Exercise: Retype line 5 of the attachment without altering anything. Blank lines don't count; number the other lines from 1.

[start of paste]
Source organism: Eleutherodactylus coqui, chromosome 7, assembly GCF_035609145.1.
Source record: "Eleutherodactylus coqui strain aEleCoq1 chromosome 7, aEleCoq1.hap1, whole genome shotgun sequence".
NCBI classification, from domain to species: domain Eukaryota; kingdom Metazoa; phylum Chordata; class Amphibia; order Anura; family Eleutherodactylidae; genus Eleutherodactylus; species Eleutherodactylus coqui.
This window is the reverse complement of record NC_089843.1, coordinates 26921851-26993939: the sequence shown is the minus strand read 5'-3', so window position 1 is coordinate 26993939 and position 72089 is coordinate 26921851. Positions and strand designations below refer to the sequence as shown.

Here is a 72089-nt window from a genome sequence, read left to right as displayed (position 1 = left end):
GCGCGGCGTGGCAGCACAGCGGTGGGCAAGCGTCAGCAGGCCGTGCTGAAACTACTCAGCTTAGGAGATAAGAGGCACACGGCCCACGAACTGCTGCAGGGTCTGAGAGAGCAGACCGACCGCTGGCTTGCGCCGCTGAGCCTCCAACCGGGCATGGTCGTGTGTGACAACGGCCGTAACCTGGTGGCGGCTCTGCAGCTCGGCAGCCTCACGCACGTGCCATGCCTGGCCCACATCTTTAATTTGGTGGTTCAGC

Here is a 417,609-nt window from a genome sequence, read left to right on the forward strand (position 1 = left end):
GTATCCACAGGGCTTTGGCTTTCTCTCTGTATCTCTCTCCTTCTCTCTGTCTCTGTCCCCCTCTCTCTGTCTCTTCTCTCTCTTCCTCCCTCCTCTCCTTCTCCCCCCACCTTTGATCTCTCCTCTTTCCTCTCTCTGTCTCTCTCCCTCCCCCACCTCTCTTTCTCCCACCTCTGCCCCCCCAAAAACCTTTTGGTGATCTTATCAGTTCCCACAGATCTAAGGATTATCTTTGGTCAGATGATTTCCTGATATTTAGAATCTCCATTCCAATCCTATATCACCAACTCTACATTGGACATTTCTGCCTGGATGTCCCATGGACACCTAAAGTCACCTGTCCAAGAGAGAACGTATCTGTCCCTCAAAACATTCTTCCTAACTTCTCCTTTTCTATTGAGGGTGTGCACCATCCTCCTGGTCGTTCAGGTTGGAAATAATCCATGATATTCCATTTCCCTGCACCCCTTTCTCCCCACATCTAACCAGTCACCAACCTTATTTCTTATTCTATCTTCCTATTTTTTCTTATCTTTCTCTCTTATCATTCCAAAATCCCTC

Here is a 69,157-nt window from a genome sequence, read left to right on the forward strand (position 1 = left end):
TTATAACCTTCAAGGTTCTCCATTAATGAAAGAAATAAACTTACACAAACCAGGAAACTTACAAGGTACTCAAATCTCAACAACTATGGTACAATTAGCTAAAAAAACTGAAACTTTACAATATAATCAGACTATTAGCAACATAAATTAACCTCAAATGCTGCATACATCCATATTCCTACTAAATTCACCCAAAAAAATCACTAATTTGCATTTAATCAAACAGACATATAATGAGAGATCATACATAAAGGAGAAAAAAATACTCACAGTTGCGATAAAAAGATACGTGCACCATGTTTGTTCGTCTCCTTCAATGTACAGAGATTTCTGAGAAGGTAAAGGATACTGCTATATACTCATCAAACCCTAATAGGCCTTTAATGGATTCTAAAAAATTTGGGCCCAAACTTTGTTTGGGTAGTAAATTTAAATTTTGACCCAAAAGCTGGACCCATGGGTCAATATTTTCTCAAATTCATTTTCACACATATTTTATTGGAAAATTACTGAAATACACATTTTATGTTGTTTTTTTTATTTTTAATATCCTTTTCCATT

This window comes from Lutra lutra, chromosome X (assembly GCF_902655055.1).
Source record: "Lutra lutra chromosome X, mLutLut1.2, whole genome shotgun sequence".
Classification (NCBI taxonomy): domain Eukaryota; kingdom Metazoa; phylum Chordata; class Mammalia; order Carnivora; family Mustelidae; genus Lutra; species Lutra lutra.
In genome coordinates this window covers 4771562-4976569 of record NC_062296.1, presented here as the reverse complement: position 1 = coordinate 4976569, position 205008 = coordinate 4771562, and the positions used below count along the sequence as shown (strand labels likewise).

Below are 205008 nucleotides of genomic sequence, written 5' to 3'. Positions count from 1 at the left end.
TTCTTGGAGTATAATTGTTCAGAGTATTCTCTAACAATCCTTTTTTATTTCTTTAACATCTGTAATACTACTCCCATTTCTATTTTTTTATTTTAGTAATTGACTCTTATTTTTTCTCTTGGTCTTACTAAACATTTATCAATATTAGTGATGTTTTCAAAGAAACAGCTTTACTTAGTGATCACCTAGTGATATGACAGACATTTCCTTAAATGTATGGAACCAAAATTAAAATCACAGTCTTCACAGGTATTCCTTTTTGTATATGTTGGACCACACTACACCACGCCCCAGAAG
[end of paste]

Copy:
Here is a 72089-nt window from a genome sequence, read left to right as displayed (position 1 = left end):